Dangerous distortion of history: where could Poland’s scandalous law leadVitaliy Kulyk
The Polish Sejm has passed in the first reading a bill that imposes criminal liability for public statements on the involvement of the Poles in the Holocaust and for the promotion of the so-called “Bandera ideology”.
In fact, the legislation could have emerged much earlier. Indeed, in Poland, a campaign has long been gaining momentum to revise ethnic memory, while nationalist sentiment has been on the rise. So Ukrainians have fallen victim to such distortion of history by Poles seeing their neighbors as opponents.
Ukrainians have fallen victim to such distortion of history by Poles seeing their neighbors as opponents
By passing the bill, Poland has shown its reaction to certain processes ongoing in Ukraine, but, this was primarily the reaction to what’s been happening in Poland itself. Therefore, the step is aimed mostly at addressing Poland’s internal political issues, including the pro-government coalition and nationalist groups’ efforts to mobilize their voters. Besides, this about molding public opinion toward the search for a historical enemy, as well as trying to build their own historical myth.
If the controversial bill is signed into law, it will certainly affect Ukrainian-Polish relations. This will further complicate the already difficult dialogue between the two neighboring countries.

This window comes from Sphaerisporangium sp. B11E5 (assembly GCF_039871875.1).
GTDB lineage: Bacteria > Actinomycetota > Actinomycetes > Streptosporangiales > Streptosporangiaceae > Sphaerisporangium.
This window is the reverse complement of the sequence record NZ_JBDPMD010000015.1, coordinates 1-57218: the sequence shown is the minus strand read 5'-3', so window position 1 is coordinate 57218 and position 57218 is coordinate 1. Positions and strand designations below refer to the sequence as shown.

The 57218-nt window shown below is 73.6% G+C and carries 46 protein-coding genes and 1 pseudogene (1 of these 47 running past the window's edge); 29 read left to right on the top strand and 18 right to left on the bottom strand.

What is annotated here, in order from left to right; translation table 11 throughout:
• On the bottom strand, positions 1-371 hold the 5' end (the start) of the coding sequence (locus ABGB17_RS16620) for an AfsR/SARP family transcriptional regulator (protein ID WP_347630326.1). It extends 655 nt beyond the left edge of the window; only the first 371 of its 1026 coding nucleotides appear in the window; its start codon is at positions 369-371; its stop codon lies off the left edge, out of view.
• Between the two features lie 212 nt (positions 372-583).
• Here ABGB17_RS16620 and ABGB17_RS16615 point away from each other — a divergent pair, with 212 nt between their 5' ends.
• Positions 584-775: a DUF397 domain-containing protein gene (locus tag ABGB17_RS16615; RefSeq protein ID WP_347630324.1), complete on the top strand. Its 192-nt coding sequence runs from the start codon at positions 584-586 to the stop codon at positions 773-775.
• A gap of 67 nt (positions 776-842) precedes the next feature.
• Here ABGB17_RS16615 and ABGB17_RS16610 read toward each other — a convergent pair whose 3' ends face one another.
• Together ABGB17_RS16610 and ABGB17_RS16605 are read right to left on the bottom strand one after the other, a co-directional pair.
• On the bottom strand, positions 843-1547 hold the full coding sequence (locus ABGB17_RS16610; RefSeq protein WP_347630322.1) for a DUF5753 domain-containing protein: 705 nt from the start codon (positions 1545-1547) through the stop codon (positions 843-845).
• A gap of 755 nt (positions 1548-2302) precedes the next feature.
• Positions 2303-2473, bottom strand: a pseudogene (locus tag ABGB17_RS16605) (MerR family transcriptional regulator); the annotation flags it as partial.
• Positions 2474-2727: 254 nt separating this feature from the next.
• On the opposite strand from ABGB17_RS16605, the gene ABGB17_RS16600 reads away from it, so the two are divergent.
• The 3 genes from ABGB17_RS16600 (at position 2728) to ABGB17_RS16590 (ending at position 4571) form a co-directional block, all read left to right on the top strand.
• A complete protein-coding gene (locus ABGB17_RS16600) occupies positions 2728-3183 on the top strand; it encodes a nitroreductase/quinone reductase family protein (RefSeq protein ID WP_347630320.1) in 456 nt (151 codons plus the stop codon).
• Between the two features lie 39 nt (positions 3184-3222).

There may be direct legal repercussions for the members of nationalist movements in Ukraine, for whom the heroization of OUN-UPA [Organization of Ukrainian Nationalists and Ukrainian Rebel Army] is one of their main tools in Ukrainian politics (this may, in particular, relate to the director of the Ukrainian Institute of National Remembrance, Volodymyr Viatrovych). For example, their travel to Poland will become a risky endeavor as they are the potential targets of the new legislation. Neither do I rule out persecution of certain Ukrainian politicians.
Besides, Ukraine is already seeing some initiatives in adopting a symmetrical law regarding the symbols and heroization of occupation forces. And if such legislation is adopted, the Ukrainian-Polish relations will simply plunge into the abyss. In general, this can lead to a series of historical conflicts between the two neighbors. I hope that the initiative will find no support in Rada and that the deputies will treat the ongoing developments with due understanding.
Ukraine is already seeing some initiatives in adopting a symmetrical law regarding the symbols and heroization of occupation forces. And if such legislation is adopted, the Ukrainian-Polish relations will simply plunge into the abyss
Of course, Ukraine’s Foreign Ministry must react, and Kyiv’s political position on the said Polish bill should be as clear as possible. Legal support must also be ensured for Ukrainian citizens who may be subject to the law. Ukraine should appeal to the international community and, first of all, to that in Europe, to inflict some pressure on Poland.
That is, Ukraine should seek asymmetric responses. And most importantly, Ukraine should seek a dialogue with Poland, or rather, with a rational part of Polish society that does not think stereotypes and myths, instead trying to build their future. And the future of Poland is only possible together with Ukraine.
Vitaliy Kulyk is a director of the Center for Civil Society Studies